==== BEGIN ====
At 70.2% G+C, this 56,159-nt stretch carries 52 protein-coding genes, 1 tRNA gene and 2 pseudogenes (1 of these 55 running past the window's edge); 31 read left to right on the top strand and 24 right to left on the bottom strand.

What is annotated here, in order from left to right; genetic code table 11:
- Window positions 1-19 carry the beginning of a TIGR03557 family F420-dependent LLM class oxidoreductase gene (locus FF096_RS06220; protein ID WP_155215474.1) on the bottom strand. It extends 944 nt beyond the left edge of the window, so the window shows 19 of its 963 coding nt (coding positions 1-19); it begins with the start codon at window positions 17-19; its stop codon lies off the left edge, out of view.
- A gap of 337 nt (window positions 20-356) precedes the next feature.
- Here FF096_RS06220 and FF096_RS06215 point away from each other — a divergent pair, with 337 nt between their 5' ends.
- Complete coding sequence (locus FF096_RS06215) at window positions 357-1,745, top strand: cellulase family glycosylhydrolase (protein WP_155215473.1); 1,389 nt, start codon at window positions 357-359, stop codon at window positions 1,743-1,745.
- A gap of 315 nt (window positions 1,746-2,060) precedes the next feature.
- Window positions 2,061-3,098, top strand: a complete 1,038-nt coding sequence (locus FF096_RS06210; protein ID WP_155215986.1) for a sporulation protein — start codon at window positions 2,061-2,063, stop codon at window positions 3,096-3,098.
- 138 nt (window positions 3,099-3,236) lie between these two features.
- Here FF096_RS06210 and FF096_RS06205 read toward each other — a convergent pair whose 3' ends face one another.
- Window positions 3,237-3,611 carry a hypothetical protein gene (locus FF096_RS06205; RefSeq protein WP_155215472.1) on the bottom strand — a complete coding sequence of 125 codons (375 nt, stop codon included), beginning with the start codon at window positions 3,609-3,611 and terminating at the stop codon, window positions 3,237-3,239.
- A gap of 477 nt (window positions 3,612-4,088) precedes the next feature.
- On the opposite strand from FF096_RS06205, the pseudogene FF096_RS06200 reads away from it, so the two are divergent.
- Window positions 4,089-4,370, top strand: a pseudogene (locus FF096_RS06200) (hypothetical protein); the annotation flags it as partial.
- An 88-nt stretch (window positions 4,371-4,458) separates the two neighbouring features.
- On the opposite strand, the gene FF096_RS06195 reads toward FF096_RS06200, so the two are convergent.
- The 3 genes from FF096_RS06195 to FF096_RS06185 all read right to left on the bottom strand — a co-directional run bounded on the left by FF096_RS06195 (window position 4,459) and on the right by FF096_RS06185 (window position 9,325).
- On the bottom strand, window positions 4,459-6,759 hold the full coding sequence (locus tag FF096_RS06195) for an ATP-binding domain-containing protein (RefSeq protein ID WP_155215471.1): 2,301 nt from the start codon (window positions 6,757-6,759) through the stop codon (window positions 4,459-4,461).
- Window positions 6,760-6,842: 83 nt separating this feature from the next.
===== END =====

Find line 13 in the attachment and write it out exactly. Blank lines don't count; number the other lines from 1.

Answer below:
- On the opposite strand from FF096_RS06205, the pseudogene FF096_RS06200 reads away from it, so the two are divergent.